Text: Karen Carroll
Photos: Images courtesy of Rizzoli
Southern Home (SH): Tell us a bit about your background. Who first fostered your love of beauty?
Ashley Whittaker (AW): I grew up in Florida; both of my grandmothers were very stylish with beautiful houses, and I think it was as much about a lifestyle as it was about decorating. My mother, too. They understood how to live in a house, use it well, how to entertain. A friend and I remarked recently that not everyone feels comfortable entertaining on a regular basis, whereas I’ll say something like, “Come over the Saturday after Thanksgiving; we’re making turkey terrifics, and please bring a leftover,” and suddenly it’s 30 people around the backyard fire pit with kids running wild. It’s just a way of life. I can set an elegant table and then order in pizza and Greek salads. Or I’ll prepare a wonderful dinner, put a fern on the kitchen table, and we’ll eat there. I don’t always have the bandwidth to do it all, but I think choosing something and doing it well is generally a good way to go through life. That’s also my goal in decorating—make it beautiful, but also relaxed and worry-free.
SH: How else did growing up in Florida influence your style?
AW: I think it instilled a sense of freshness in my design. Even if it’s a serious room, there’s still a brightness and lightness to it. I’m always looking for a white point—white grounds to provide contrast to darker fabrics and colors. Natural light is also important. When I’m working with architects, I try to get several exposures in a room so there will be light throughout the day. It makes such a difference.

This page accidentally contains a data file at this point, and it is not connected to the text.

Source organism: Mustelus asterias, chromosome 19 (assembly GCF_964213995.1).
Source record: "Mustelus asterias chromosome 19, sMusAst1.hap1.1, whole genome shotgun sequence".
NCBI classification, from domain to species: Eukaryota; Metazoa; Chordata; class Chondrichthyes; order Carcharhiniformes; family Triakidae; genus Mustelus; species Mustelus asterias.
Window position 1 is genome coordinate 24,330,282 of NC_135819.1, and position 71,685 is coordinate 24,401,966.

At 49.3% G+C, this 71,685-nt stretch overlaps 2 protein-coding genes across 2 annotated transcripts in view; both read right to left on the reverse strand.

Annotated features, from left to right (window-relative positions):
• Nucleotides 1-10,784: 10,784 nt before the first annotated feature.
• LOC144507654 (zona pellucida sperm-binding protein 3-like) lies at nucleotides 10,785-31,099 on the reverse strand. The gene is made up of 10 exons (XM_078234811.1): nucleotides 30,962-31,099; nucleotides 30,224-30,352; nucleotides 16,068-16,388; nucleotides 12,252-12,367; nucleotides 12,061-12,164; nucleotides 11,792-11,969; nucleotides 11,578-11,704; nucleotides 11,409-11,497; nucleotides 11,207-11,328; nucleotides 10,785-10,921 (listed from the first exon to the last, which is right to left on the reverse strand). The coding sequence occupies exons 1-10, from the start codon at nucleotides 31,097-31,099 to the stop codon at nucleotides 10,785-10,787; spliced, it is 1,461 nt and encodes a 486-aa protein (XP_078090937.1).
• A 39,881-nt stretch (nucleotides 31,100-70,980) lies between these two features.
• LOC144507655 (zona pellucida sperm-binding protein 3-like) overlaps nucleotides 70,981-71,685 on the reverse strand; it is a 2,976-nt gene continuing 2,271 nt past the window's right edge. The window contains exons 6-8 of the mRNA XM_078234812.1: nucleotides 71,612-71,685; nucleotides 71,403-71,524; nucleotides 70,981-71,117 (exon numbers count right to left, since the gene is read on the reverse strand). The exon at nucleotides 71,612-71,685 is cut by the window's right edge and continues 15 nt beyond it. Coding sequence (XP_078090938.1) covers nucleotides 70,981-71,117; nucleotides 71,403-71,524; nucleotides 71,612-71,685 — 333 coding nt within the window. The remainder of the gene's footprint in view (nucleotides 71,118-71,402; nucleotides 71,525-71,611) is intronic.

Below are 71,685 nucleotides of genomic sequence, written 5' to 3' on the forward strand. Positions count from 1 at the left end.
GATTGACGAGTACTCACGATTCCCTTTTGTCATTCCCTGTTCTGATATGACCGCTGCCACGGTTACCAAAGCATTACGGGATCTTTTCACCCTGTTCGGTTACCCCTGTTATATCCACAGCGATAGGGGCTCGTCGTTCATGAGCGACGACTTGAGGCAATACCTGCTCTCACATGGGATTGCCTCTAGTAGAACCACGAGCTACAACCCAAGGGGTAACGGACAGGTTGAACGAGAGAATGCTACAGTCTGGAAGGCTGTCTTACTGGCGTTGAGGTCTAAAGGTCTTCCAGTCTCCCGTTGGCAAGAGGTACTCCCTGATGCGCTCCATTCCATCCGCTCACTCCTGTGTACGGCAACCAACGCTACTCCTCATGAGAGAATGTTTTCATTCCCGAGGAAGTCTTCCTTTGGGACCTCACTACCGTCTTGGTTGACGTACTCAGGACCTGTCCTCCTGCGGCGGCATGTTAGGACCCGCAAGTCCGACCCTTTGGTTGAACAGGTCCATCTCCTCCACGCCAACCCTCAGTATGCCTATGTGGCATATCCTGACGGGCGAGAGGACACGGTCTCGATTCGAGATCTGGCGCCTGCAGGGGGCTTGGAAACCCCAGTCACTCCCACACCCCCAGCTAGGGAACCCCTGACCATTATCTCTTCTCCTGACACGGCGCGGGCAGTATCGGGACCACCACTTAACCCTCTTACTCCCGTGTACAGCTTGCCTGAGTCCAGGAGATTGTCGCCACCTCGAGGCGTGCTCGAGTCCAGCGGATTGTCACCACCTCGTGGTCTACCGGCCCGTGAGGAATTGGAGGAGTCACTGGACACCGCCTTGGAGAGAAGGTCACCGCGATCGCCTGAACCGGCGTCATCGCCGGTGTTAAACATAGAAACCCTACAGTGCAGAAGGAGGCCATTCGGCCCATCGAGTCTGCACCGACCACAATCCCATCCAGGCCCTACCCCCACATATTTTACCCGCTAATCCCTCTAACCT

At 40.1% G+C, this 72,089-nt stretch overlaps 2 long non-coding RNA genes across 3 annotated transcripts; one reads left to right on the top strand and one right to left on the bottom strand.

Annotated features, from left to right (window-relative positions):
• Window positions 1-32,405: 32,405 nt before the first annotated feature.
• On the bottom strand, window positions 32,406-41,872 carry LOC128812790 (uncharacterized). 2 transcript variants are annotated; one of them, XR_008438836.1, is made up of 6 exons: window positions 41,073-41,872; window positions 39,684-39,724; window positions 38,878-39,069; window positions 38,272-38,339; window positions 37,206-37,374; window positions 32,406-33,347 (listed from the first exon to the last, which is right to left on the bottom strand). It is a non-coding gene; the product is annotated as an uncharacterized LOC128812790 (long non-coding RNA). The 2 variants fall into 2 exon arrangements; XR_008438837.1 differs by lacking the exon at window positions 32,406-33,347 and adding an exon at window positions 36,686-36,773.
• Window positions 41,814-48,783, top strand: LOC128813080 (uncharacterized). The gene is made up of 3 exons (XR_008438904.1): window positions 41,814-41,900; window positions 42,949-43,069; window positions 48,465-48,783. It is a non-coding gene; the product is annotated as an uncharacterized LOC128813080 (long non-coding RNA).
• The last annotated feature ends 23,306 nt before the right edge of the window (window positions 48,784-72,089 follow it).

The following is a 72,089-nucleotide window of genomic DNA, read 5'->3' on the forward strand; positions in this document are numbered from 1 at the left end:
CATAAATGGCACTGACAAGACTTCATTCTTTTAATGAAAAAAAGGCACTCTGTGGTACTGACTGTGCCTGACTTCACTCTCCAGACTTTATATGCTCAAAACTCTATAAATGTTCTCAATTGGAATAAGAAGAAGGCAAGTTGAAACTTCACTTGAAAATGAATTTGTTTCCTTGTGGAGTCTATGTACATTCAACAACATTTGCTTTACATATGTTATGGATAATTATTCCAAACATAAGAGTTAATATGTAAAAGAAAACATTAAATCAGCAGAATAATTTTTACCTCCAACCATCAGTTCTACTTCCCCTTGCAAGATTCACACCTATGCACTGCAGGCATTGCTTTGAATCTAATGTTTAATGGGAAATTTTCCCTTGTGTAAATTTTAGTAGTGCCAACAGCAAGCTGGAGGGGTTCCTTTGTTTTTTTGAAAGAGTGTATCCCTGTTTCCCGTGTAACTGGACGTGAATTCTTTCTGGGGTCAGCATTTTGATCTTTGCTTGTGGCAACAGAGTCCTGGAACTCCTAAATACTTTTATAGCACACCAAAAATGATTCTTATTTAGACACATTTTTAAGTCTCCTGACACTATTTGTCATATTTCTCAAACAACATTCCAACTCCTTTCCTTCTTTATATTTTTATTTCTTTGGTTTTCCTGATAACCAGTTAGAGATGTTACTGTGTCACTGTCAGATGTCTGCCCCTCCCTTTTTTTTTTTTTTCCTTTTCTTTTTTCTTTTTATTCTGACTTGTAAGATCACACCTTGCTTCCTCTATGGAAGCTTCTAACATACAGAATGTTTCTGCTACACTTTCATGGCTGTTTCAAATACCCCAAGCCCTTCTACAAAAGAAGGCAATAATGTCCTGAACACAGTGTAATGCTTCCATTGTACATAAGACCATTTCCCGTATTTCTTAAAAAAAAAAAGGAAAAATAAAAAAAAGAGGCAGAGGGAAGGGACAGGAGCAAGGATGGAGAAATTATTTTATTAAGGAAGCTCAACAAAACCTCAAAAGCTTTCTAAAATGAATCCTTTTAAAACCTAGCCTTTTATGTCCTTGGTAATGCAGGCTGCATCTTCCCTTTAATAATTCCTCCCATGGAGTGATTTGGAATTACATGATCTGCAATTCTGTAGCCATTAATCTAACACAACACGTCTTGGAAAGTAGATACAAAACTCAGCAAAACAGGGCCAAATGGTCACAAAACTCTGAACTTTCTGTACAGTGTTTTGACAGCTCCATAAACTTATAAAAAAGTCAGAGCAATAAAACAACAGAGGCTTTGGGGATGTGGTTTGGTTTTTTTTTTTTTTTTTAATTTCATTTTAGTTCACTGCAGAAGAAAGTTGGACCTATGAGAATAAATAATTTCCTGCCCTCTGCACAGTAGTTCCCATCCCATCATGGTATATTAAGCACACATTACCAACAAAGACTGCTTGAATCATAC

SH: When did you know you wanted to become a designer?
AW: I think it was a natural progression, rather than one standout moment. I started working in public relations for Ralph Lauren after college, and he was a huge visual influence. It’s not necessarily that his style is my style, but that’s where I really learned to see and to appreciate the level of detail that went into creating his world. After a number of years at RL, I joined a leverage buyout firm to manage their special events. We put on this big conference in Colorado each year, with everyone from Bill Gates to Oprah Winfrey, Martha Stewart, Nelson Mandela, and Henry Kissinger in attendance. I organized the whole thing, but what I loved most was picking out the flowers and linens. At one of the lunches, Evelyn Lauder came in and said it was the prettiest party she had ever seen in Aspen. That was the biggest compliment possible for me. I decided I should leave solving the world’s problems to the experts…I’d work on the tablecloths. I left shortly thereafter and began working for Markham Roberts, who taught me so much about interior design before I eventually hung out my own shingle.